Last Tuesday, a letter to the editor in the Times railed against the English language ordinance that has attracted another round of attention of late. My first conclusion was that the letter writer either failed to read or he missed the point of Dale Carnegie’s “How to Win friends and Influence People.” Reason? He begins by insulting both the current and past Board of County Commissioners.
He used terms such as “Do Nothing Gang.” He asserted that they can’t read “very plain English,” and are “closed-minded,” and “hateful.” He added that they use “poor logic.” He did give a nod to the current board by noting they are “not as hateful as those in the past…” The writer, ultimately, brought the well-worn out crutch of race into the discussion. He stated that supporters of the ordinance “… don’t care to think past their [negative opinion] of all non-whites.”
When reason fails, some fall back on race. The writer doesn’t know me and likely doesn’t know most who support the ordinance. The skin color of others is meaningless to me, and I suspect that is true of far more people than he is capable of perceiving. I have enough concern about my own old, dry, sun-damaged and wrinkled skin — with two suspicious growths removed in the recent past. The ordinance is not intended to keep anyone out of Carroll County. That argument, too, is a fallback used as a substitute for a reasoned approach.
Having introduced the English only ordinance for discussion, the commissioners subsequently decided to drop it. It’s fairly safe to assume that their reason for dropping it was the response from the public. The writer, apparently, has opted not to consider that he may be in the minority.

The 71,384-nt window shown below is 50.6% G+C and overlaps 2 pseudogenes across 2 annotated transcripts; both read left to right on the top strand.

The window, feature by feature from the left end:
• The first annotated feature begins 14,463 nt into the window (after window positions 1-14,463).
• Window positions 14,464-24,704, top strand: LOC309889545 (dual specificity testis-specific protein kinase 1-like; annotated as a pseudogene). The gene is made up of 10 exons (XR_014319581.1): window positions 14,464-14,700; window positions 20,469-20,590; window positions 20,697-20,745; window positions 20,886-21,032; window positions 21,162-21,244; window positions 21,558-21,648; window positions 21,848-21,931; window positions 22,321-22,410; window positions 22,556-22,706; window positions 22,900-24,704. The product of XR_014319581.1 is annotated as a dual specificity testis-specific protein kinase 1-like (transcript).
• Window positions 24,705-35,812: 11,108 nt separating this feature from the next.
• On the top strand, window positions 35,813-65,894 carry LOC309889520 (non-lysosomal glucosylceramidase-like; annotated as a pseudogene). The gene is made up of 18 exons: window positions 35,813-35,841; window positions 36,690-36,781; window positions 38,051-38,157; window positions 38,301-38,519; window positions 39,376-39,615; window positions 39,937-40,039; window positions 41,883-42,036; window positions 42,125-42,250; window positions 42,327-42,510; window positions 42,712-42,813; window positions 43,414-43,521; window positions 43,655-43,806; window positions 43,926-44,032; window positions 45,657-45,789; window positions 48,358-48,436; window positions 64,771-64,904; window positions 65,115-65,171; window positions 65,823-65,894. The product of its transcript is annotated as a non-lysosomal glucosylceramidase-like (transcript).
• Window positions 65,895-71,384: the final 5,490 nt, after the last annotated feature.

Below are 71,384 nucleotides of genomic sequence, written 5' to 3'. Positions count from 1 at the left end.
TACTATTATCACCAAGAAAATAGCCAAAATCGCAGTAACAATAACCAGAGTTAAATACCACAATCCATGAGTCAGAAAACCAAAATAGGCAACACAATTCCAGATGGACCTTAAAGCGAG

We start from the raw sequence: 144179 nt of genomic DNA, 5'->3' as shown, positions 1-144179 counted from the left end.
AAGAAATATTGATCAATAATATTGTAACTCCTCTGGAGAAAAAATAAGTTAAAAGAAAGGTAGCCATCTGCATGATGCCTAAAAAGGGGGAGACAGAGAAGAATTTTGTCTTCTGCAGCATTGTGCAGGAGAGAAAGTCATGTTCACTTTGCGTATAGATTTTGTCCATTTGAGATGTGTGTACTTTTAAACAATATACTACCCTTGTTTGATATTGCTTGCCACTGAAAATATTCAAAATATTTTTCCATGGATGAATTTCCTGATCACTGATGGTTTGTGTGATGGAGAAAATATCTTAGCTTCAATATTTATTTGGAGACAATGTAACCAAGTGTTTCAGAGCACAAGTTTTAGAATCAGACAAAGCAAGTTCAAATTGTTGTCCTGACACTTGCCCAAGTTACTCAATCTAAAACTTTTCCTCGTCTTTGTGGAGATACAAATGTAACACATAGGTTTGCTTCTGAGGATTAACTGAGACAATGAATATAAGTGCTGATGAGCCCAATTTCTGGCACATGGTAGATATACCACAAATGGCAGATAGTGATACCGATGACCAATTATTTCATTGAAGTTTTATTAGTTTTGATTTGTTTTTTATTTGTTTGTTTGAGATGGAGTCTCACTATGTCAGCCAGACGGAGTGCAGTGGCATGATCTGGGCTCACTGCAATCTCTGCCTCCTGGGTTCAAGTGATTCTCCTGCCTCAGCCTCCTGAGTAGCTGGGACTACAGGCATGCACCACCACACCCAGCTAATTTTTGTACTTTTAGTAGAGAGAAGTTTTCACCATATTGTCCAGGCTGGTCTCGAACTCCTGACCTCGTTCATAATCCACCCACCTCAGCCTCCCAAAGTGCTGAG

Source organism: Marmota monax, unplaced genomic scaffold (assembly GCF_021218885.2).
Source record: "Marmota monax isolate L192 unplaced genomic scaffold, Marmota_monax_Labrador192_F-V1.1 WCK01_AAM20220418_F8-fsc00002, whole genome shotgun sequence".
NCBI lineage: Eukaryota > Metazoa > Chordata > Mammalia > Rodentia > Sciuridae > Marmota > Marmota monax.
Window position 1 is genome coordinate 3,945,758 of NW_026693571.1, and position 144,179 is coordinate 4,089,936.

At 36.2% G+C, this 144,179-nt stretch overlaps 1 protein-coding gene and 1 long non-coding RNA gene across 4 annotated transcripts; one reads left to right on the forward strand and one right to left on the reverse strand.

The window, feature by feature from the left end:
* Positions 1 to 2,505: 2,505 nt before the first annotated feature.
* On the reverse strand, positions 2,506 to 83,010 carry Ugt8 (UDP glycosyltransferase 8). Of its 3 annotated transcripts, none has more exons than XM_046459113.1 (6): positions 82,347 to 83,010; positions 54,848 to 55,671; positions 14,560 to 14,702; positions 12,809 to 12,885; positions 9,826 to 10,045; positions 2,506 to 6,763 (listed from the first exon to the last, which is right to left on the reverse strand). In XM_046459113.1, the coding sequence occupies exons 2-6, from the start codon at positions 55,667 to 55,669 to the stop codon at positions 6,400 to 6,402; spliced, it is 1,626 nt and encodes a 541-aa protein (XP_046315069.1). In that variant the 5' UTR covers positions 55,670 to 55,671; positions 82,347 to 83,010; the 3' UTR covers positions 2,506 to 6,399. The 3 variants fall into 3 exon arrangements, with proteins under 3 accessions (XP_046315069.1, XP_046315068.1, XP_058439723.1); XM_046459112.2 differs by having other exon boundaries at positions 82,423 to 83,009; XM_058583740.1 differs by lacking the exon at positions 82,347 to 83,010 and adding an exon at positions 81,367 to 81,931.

In the end after all the complaints, platitudes, patronizing and criticisms it is noted that not one writer who objected to the English only ordinance has cited any actual harm or wrongdoing that has or will result from the ordinance. Their arguments are illusory and speculation.
Some note that having passed the ordinance, not one dollar has been saved. They totally miss the point, because (having passed the ordinance) nothing changed. The savings is in the future. This because the county will not be required to print official forms in multiple languages or provide interpreters at taxpayer expense, etc. True, we haven’t saved even a dollar, But we’ve prevented increased expense in the future. If that concept befuddles ya, “phone a friend.” (Sorry Regis.)
Another letter back on Feb. 6 with a headline that read in part “We are patriots” grabbed my attention. Please note that nothing that follows should be considered criticism of the group mentioned in that letter. The question that arose for me is, “What makes a patriot?”
I’m not sure I know. Having heard, over the years, numerous individuals refer to themselves or their groups as patriots, I’ve come to one overriding conclusion — the appellation of patriot is best assigned by others.
Years ago, a man I barely knew continually referred to himself as a patriot. (I never heard anyone agree with him on that.) Having claimed the title, he proceeded to cast judgment on two different sets of veterans — those who were sent to Vietnam and those who served elsewhere. This self-appointed patriot diminished veterans who didn’t serve “in country.” Worse? He never wore the uniform. This self-appointed patriot, who never served his country, belittled some who did. This is the man who initiated my thought process about just what makes a person a patriot.
I don’t feel particularly qualified to determine, for others, who qualifies for patriot status, but my personal yard stick seems to be those who founded this country. These people sacrificed everything for their beliefs. If captured by the British, they stood to lose their families, fortunes, and lives — many did just that.
Too many people today decide that they’ve performed a patriotic act. They write, they speak, and/or they argue. They then return to the comfort of their homes, friends and families. In the modern world, they have risked nothing.
It seems appropriate that a person achieves the status of patriot when he or she is so proclaimed by others — particularly when those others represent a broader spectrum of the population. To be declared a patriot by one’s own group or by one’s own self strikes me as particularly self-serving, but that’s just me.
Conclusion? If strangers call you a patriot, chances are that you are. Wear it proudly and humbly.
Rick Blatchford writes from Mount Airy. His column appears every other Tuesday. Contact him at email@example.com.